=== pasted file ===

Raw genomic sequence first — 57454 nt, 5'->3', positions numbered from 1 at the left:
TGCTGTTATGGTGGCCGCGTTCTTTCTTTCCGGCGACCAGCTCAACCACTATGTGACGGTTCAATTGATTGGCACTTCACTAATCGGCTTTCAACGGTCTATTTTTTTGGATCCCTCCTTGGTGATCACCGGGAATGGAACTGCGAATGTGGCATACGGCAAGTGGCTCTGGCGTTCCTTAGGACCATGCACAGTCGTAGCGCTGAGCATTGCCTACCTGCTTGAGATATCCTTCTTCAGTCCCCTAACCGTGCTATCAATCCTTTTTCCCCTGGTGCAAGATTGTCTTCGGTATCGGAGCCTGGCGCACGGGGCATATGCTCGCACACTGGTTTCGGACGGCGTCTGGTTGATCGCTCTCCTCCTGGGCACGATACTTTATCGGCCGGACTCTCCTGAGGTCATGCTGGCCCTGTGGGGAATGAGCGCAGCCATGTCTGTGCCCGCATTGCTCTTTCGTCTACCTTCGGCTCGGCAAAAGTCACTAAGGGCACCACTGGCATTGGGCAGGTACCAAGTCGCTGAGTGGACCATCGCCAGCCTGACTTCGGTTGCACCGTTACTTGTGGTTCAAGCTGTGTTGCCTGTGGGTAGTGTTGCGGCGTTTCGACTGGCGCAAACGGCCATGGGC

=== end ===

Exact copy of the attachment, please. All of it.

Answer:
Raw genomic sequence first — 57454 nt, 5'->3', positions numbered from 1 at the left:
TGCTGTTATGGTGGCCGCGTTCTTTCTTTCCGGCGACCAGCTCAACCACTATGTGACGGTTCAATTGATTGGCACTTCACTAATCGGCTTTCAACGGTCTATTTTTTTGGATCCCTCCTTGGTGATCACCGGGAATGGAACTGCGAATGTGGCATACGGCAAGTGGCTCTGGCGTTCCTTAGGACCATGCACAGTCGTAGCGCTGAGCATTGCCTACCTGCTTGAGATATCCTTCTTCAGTCCCCTAACCGTGCTATCAATCCTTTTTCCCCTGGTGCAAGATTGTCTTCGGTATCGGAGCCTGGCGCACGGGGCATATGCTCGCACACTGGTTTCGGACGGCGTCTGGTTGATCGCTCTCCTCCTGGGCACGATACTTTATCGGCCGGACTCTCCTGAGGTCATGCTGGCCCTGTGGGGAATGAGCGCAGCCATGTCTGTGCCCGCATTGCTCTTTCGTCTACCTTCGGCTCGGCAAAAGTCACTAAGGGCACCACTGGCATTGGGCAGGTACCAAGTCGCTGAGTGGACCATCGCCAGCCTGACTTCGGTTGCACCGTTACTTGTGGTTCAAGCTGTGTTGCCTGTGGGTAGTGTTGCGGCGTTTCGACTGGCGCAAACGGCCATGGGC